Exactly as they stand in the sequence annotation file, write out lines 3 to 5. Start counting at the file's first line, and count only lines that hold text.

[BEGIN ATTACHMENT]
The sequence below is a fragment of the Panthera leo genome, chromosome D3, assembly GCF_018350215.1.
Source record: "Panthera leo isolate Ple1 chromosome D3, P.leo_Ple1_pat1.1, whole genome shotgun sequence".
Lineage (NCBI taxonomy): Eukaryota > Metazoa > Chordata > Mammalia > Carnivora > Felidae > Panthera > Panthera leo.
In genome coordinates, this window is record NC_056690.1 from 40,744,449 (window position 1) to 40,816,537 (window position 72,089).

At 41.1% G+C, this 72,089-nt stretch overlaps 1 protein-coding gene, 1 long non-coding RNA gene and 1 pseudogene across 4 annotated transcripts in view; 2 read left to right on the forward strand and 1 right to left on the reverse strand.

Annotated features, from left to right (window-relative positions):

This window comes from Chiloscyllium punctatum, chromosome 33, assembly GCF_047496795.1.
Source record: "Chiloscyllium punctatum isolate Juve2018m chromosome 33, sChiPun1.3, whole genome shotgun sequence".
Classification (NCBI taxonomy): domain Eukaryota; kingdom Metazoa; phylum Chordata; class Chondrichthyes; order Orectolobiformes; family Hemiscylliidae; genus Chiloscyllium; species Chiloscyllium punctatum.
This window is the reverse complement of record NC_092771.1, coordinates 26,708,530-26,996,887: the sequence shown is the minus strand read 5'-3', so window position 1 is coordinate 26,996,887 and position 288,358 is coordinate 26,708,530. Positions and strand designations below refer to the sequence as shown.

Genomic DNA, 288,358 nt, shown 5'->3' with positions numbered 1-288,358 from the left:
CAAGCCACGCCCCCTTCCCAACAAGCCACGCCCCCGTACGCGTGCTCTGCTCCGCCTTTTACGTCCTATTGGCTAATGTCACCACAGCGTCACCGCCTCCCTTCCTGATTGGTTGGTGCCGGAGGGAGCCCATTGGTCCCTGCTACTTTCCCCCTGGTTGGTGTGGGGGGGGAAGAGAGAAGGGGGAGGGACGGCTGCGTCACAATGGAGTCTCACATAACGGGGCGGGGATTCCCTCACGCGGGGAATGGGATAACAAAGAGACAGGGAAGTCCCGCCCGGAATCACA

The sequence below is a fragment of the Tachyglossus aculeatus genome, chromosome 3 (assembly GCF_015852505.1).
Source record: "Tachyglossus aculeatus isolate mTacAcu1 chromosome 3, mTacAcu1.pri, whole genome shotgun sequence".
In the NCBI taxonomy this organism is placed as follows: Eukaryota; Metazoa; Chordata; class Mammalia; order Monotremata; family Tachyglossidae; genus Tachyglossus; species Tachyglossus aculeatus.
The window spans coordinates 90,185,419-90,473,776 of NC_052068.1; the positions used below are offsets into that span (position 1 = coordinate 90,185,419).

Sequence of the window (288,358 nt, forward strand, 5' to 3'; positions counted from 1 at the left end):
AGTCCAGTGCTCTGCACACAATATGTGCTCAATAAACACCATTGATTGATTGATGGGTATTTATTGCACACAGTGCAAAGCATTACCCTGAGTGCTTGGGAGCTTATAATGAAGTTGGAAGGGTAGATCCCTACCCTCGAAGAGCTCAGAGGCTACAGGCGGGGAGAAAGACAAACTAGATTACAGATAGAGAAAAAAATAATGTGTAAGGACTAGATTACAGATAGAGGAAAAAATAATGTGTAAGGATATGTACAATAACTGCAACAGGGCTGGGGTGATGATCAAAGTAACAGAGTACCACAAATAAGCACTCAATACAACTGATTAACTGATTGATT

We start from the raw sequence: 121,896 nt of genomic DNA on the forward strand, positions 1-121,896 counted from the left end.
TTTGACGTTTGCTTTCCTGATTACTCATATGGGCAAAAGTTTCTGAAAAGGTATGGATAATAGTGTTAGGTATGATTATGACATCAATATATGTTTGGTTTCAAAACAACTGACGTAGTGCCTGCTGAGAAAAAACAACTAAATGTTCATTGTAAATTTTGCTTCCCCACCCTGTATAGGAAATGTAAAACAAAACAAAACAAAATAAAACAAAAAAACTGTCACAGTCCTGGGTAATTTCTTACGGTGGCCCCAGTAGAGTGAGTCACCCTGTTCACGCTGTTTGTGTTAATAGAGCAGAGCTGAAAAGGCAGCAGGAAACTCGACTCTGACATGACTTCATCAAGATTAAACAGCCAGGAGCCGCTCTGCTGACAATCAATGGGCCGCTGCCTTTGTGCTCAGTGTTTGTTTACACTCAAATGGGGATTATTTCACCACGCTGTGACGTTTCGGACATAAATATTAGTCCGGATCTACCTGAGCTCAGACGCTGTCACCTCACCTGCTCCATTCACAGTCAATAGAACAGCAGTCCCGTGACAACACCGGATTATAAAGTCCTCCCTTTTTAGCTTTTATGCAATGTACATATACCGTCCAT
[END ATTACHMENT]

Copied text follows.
Lineage (NCBI taxonomy): Eukaryota > Metazoa > Chordata > Mammalia > Carnivora > Felidae > Panthera > Panthera leo.
In genome coordinates, this window is record NC_056690.1 from 40,744,449 (window position 1) to 40,816,537 (window position 72,089).

At 41.1% G+C, this 72,089-nt stretch overlaps 1 protein-coding gene, 1 long non-coding RNA gene and 1 pseudogene across 4 annotated transcripts in view; 2 read left to right on the forward strand and 1 right to left on the reverse strand.